Grave Matters

June 12, 2015 | My Jottings

I have begun walking now and then in the cemetery where Michael’s body is buried. It’s a beautiful place, full of overhanging trees, large ponds, rolling hills and very old graves. When Michael and I traveled to England, Ireland and Scotland in 2007, we found we both enjoyed walking in old graveyards, reading the words on the head stones and pondering history. I am enjoying the same here in Northeastern Minnesota. I see older women walking in the cemetery occasionally, and I can imagine why. Aside from the quiet beauty of the many lanes weaving throughout the sloping sections there, it’s relatively private and there’s no traffic. Older women (the ones who aren’t terribly fit) like to walk without being noticed, and Forest Hill is a good place for anonymous waddling.

I have taken several pictures of headstones and mausoleums that caught my eye, and I thought I’d share them here. You can click to enlarge some of them if you like.

I like this rough-hewn cross that looks like it was literally chopped a chunk at a time from a huge stone….


I also like this one, that looks half undone, with a Greek pillar emerging from it….


I admire this one each time I’m there, because of the amazing detail carved in the bouquet of flowers and the look of a parchment scroll for Mr. or Mrs. Gee’s name…


This one always makes me grin…no offense meant to the Coffin family…


So many of the white marble markers are covered with over a hundred years of mold and lichen. This one is about ten feet tall…


It looks like the Johnsons originally intended to have names and dates engraved in the empty square section. I think I’ll get closer next time to see what the book says. I wouldn’t mind an open book over my grave…


This is one of the older sections of the cemetery. Headstones are smaller than are usually seen today, and many of them have either fallen over or nearly so, as the ground has eroded over the last century.


I find the Greek or Roman temple-like mausoleums fascinating. I wonder what they look like inside….are there shelves where caskets have been stacked? Many of the names on these edifices are familiar to me because they’re from wealthy families in our city, some of which have large buildings named after them downtown.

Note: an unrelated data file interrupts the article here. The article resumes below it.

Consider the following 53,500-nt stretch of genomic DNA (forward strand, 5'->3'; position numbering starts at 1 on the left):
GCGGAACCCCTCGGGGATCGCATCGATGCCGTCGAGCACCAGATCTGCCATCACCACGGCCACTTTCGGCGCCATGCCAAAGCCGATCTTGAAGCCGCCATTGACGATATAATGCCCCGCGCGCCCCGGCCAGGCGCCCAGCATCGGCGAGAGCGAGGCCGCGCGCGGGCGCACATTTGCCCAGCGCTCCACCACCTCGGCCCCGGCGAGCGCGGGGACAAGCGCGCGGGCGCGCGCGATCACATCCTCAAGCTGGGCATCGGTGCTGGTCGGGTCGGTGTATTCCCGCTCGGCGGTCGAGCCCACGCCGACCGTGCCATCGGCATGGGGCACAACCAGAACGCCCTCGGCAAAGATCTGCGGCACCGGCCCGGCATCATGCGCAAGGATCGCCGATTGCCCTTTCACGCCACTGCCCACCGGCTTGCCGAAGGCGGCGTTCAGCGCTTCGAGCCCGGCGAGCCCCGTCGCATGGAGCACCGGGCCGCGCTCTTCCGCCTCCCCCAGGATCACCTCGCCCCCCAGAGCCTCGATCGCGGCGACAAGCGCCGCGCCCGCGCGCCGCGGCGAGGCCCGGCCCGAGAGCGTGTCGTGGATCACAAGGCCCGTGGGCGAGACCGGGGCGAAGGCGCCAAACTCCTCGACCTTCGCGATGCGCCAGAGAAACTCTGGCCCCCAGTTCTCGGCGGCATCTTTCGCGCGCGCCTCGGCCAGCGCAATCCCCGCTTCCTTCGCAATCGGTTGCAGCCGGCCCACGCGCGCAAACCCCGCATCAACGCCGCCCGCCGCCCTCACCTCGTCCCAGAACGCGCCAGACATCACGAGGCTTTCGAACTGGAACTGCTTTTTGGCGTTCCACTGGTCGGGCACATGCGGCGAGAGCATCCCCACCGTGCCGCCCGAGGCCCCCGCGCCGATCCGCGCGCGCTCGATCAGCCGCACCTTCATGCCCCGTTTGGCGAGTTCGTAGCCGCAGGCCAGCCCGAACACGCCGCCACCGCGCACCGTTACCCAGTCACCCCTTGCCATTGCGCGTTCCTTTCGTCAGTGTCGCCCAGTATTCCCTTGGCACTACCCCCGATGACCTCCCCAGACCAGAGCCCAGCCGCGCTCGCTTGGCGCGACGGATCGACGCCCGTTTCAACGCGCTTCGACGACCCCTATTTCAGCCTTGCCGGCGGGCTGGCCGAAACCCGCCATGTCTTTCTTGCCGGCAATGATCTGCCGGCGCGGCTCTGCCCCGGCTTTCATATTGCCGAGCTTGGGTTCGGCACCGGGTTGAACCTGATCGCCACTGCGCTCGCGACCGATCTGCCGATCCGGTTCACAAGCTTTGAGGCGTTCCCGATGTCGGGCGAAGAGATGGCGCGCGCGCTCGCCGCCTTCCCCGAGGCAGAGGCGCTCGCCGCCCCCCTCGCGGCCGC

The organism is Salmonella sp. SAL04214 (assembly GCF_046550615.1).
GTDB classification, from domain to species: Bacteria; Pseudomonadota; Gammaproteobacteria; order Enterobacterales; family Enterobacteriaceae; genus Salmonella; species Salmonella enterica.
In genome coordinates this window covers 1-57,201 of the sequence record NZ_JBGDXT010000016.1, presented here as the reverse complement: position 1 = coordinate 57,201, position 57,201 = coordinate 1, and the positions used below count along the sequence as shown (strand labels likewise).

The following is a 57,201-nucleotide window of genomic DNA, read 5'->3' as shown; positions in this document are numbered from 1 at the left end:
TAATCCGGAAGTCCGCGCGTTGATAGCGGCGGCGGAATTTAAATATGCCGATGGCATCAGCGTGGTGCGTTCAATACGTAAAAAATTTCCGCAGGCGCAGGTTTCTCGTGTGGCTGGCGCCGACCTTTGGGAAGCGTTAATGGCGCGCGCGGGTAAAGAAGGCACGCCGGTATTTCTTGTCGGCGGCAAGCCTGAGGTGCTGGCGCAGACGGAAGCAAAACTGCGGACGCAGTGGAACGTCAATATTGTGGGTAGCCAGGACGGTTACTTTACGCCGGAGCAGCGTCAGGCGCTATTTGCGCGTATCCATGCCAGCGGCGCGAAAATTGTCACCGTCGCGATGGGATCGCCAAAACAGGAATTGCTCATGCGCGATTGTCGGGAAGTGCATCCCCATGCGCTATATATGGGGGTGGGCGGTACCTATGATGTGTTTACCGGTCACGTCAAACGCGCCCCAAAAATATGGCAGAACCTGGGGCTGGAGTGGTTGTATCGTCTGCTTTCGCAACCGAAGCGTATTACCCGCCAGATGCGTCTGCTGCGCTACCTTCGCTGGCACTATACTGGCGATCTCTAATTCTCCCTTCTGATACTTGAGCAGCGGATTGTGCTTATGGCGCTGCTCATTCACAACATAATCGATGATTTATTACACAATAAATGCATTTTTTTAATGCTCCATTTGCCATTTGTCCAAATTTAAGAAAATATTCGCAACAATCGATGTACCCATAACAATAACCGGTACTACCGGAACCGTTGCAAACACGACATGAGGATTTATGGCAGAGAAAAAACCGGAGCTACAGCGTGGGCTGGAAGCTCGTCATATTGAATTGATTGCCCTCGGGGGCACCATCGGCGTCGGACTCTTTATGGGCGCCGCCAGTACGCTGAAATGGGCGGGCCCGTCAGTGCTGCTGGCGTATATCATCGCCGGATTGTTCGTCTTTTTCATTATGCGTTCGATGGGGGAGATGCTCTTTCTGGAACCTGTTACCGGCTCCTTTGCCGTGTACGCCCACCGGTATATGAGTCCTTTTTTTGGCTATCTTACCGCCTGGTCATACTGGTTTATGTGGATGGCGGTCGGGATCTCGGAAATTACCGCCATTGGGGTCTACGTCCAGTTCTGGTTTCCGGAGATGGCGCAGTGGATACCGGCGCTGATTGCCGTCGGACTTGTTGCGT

This one is huge…


I took this picture in the oldest part of the cemetery. Elizabeth Shaw was born in 1833 and died in 1897.


All the graves pictured above lie beyond the furthest trees on the hill you see in this picture below. This part of the cemetery below is newer, and Michael is buried out of the view of this photo, to the left.


This is a field of military graves with tiny headstones, and most of these men lived during World War I.


I took this picture because I enjoy seeing the incongruity of the cube the Dowse family chose, compared with the more traditional grave stones.


And the Wilsons apparently planned to come and sit for a while, but wanted the sundial so they could keep track of the time…


There are a few of these above-ground graves too. This couple were friends of Michael’s parents…


And I like Johann and Christine Krause Rakowsky’s grave marker. At the bottom it says, “Christ is my life, death my reward.”

May it be so, Lord.


And if you haven’t seen the recently installed headstone I chose for Michael, you can click here.

In more earthly matters, I will be Rug Doctoring my carpets this weekend. Very exciting, I know. But it will make me happy afterwards.

What are you doing this weekend? Yardwork? Traveling? Resting? Working? Reading? Β I would love to know…


  1. Nancy says:

    Loved your walk through the cemetary. Many cemetaries were built not just for the departed but for the living. Many are well kept and very beautiful. I think a good model is Mount Auburn Cemetary in Cambridge, MA

    This weekend I am going to a family wedding that is very special to me. It is a meeting of 2 people I love very much that haven’t spoken to each other in years and years due to a misunderstanding nobody can remember the cause but have reconciled thanks to the efforts of the bride. We will at last be one family.

  2. Just Julie says:

    I agree with you about cemeteries being for the living, Nancy. So true. And what you shared about the reconciliation in your family was such happy news. It actually brought tears. Thank you for sharing what you do here…it’s a blessing to me and others. xoxo

  3. Linda says: